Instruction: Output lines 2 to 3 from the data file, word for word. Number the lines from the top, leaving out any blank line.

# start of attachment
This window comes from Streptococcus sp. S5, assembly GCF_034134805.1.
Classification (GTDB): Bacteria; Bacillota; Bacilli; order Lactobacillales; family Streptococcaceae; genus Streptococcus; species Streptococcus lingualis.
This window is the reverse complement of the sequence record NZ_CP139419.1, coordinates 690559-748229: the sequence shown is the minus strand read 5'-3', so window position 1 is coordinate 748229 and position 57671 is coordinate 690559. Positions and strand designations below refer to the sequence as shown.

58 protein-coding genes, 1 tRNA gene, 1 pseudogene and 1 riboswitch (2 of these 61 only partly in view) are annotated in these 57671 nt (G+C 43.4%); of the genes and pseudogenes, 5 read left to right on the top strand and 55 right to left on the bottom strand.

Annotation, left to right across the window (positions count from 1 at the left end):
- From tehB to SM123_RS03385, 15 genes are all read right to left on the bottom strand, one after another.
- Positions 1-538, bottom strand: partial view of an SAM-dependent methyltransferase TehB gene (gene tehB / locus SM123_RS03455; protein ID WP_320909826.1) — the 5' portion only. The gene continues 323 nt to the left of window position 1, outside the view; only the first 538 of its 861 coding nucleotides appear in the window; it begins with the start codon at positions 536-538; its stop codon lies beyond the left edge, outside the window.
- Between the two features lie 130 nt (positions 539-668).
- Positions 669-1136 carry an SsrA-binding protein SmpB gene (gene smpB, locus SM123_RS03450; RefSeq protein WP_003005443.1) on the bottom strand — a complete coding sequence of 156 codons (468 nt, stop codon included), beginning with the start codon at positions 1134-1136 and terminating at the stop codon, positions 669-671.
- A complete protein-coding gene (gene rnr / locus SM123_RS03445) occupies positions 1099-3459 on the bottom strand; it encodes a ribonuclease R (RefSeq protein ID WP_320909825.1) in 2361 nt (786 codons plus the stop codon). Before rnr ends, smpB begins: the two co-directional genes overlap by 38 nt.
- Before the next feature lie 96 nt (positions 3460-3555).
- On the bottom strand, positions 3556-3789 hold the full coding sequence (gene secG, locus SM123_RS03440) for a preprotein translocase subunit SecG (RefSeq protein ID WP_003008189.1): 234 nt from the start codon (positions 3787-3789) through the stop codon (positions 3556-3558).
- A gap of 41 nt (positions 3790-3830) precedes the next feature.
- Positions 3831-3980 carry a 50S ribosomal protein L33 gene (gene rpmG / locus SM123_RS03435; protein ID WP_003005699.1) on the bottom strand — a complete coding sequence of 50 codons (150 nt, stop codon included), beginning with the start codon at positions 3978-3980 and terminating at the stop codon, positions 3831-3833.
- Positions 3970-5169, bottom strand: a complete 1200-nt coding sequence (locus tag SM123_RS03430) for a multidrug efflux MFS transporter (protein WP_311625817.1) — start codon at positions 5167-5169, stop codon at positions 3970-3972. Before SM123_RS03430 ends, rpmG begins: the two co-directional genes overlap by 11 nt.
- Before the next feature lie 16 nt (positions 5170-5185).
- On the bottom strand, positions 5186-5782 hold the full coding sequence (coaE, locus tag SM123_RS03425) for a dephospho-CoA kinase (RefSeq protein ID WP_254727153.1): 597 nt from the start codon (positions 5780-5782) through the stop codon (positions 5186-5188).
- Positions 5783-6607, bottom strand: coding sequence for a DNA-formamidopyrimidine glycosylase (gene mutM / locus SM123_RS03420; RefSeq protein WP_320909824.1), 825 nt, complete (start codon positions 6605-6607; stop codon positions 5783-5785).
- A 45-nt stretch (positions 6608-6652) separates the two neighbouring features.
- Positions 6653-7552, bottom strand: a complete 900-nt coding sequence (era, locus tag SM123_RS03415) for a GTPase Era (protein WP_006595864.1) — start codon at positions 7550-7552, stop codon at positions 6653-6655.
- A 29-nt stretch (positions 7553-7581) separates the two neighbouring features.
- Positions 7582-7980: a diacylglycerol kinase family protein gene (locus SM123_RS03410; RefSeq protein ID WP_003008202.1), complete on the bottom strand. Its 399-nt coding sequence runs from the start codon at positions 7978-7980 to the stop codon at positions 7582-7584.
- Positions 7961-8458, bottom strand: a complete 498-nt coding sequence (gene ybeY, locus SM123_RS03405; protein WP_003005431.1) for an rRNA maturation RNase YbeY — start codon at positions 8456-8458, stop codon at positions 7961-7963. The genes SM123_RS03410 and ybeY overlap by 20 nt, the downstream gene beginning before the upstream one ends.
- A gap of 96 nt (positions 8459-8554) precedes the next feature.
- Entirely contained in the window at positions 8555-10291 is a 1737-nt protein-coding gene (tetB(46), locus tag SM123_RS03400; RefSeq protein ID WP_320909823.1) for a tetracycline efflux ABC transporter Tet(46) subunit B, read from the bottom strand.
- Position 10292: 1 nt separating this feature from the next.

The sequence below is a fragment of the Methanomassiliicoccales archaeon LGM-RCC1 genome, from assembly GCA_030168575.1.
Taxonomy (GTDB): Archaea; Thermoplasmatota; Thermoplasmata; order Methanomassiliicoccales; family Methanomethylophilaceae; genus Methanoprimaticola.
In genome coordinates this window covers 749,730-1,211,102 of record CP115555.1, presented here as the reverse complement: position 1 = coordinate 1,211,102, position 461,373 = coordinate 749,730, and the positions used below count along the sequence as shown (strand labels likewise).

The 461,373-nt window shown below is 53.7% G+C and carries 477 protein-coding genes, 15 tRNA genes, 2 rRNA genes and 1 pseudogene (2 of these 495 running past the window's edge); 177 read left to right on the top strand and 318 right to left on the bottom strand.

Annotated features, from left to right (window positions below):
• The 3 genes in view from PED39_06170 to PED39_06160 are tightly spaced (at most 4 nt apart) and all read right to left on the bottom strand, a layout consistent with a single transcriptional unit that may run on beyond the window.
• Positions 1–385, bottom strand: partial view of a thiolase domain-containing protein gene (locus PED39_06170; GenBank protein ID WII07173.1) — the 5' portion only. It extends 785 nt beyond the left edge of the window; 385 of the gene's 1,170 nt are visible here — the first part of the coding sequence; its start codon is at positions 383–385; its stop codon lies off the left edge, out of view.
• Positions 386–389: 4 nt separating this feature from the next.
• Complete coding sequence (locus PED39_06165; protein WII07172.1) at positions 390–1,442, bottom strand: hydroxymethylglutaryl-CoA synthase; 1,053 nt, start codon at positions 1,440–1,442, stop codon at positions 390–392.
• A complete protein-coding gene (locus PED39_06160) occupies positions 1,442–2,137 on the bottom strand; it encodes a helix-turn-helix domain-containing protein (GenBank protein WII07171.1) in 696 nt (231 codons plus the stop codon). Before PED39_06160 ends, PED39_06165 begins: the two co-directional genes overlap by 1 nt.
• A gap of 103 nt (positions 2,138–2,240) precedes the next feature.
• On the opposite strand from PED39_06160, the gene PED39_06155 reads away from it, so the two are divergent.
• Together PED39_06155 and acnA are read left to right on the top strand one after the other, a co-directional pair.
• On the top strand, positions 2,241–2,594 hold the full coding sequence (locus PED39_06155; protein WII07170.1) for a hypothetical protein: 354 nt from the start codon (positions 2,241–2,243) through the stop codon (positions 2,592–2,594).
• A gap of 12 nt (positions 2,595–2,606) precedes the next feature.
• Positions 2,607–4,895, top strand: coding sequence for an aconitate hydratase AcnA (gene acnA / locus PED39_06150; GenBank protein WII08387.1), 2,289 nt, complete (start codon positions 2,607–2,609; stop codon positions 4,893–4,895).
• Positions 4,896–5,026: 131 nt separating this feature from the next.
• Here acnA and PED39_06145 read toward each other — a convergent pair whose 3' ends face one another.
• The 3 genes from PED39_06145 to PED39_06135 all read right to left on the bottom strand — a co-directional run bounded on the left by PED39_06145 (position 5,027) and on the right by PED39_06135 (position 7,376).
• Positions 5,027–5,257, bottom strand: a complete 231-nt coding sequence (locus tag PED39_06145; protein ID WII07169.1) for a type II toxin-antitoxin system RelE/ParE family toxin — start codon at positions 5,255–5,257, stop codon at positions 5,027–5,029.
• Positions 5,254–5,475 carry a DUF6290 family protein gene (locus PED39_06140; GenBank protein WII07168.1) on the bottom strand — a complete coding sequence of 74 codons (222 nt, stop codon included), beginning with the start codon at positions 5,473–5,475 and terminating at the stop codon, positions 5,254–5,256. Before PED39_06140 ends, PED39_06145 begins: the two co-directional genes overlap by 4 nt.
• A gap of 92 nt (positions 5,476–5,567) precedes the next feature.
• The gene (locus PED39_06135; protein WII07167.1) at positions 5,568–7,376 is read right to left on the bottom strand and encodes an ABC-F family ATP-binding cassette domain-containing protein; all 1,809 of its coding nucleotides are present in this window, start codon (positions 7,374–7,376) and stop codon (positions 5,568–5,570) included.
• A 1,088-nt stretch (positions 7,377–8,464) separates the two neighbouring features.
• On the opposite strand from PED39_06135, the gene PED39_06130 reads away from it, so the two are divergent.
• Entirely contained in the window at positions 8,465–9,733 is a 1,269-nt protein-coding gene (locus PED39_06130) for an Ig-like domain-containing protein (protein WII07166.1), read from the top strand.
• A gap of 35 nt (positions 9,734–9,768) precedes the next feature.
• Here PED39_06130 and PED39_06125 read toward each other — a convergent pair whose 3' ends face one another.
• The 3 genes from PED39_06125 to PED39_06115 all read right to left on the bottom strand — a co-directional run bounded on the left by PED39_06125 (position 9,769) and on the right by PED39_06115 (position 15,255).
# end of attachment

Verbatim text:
Classification (GTDB): Bacteria; Bacillota; Bacilli; order Lactobacillales; family Streptococcaceae; genus Streptococcus; species Streptococcus lingualis.
This window is the reverse complement of the sequence record NZ_CP139419.1, coordinates 690559-748229: the sequence shown is the minus strand read 5'-3', so window position 1 is coordinate 748229 and position 57671 is coordinate 690559. Positions and strand designations below refer to the sequence as shown.